In Washington, scientists at the Department of Energy’s Pacific Northwest National Laboratory and the University of Washington School of Medicine demonstrated that artificial proteins engineered from scratch were assembled into nanorod arrays, designer filaments and honeycomb lattices on the surface of mica, demonstrating control over the way proteins interact with surfaces to form complex structures previously seen only in natural protein systems.
The study provides a foundation for understanding how protein-crystal interactions can be systematically programmed. This sets the stage for designing novel protein-inorganic hybrid materials.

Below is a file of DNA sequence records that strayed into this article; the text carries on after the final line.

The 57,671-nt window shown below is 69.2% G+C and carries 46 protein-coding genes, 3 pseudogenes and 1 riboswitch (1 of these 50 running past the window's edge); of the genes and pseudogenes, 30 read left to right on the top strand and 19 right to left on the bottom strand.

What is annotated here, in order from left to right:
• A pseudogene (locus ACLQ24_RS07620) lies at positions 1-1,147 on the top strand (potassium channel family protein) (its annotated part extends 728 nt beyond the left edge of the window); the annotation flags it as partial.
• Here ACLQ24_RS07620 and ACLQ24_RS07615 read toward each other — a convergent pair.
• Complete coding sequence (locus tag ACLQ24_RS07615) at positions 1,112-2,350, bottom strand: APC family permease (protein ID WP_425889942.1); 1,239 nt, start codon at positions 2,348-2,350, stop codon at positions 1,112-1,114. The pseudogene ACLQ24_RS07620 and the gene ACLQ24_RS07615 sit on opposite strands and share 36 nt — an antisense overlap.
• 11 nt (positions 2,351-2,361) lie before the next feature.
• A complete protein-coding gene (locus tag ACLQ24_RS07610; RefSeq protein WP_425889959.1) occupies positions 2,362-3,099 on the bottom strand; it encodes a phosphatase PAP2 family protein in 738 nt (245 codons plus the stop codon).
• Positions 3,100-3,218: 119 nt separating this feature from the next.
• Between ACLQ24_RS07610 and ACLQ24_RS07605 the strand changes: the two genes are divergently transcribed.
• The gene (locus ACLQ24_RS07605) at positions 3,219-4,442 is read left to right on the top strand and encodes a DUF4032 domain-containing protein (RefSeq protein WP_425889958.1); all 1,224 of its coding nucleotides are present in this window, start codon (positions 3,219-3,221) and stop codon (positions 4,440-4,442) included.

The goal of the research was to engineer artificial proteins to self-assemble on a crystal surface by creating an exact match between the pattern of amino acids in the protein and the atoms of the crystal. The ability to program these interactions could enable the design of new biomimetic materials with customized colors, chemical reactivity or mechanical properties, or to serve as scaffolds for nano-scale filters, solar cells or electronic circuits.